SKY broadcasting reported that JLR ended the last financial year with cash and investments of £3.6 billion and had access to up to £1.9 billion in credit. If used, credit means debt. Last summer the company secured £500 million in government-guaranteed loans in a deal with UK Export Finance to help accelerate electrification after it reported a £3.6 billion annual loss.

I get the feeling their former talented Scottish head of design, Ian Callum, saw the writing on the wall and got out of the company in the nick of time.

Nissan in trouble

Nissan is closing its Barcelona factory with the loss of over 3,000 jobs, holding onto its Sunderland plant meantime. This disaster causes great rejoicing from the right-wing jester Andrew Pierce not just because he is happy to see it affect Johnny Foreigner, but because he thinks the Sunderland plant is safe. It is not. Sunderland is still in jeopardy.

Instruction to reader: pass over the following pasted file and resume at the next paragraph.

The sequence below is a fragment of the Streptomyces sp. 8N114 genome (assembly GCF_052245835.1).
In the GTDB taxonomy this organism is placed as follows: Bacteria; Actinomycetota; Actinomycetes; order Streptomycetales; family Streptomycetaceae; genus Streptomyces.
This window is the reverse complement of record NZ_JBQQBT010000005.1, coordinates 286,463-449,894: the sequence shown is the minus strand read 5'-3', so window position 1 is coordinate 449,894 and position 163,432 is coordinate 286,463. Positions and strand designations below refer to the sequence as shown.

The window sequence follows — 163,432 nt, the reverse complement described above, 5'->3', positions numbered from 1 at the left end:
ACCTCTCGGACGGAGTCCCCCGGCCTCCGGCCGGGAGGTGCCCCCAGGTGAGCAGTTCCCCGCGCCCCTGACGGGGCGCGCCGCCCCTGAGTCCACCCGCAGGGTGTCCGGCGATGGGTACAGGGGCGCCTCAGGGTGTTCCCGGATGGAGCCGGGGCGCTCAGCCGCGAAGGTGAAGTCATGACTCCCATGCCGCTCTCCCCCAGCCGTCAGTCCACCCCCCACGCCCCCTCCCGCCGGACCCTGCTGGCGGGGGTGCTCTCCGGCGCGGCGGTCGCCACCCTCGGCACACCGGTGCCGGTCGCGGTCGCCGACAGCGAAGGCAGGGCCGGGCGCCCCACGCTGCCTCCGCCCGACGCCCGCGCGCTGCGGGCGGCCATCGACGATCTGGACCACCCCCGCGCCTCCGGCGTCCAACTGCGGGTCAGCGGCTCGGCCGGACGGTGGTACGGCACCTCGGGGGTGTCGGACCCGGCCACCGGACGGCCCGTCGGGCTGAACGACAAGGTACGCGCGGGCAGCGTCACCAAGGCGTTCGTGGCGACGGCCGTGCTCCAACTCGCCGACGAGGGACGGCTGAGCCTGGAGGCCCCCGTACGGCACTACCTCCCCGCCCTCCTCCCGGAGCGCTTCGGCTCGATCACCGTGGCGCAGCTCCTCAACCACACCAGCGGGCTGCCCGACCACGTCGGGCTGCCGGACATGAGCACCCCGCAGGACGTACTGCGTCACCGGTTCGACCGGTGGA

In a tweet, omitting to point out Nissan, like JLR is in deep doodoo financially, he said:

“Nissan to shut its plant in Barcelona with the loss of 3,000 jobs but its sticking with plant in Sunderland. the reverse of what the Remoaners said if we dared to vote for Brexit.” Andrew ‘ToryBoy’ Pierce

No one has gloated in the press over the potential of Nissan-Sunderland axed because of pulling out of the EU, warned it could be a causality if Brexit went ahead, yes, hoping it would close, no. Even if it gets a long-term stay of execution how does that prove Brexit is a raging success?

Reading auto pundits drivel gets very boring after a while. Perhaps that’s their plan, that we don’t notice what the right-wing are doing while we are shocked at the behaviour of underboss Cummings or the stupidity of Sunderland car workers voting for Brexit.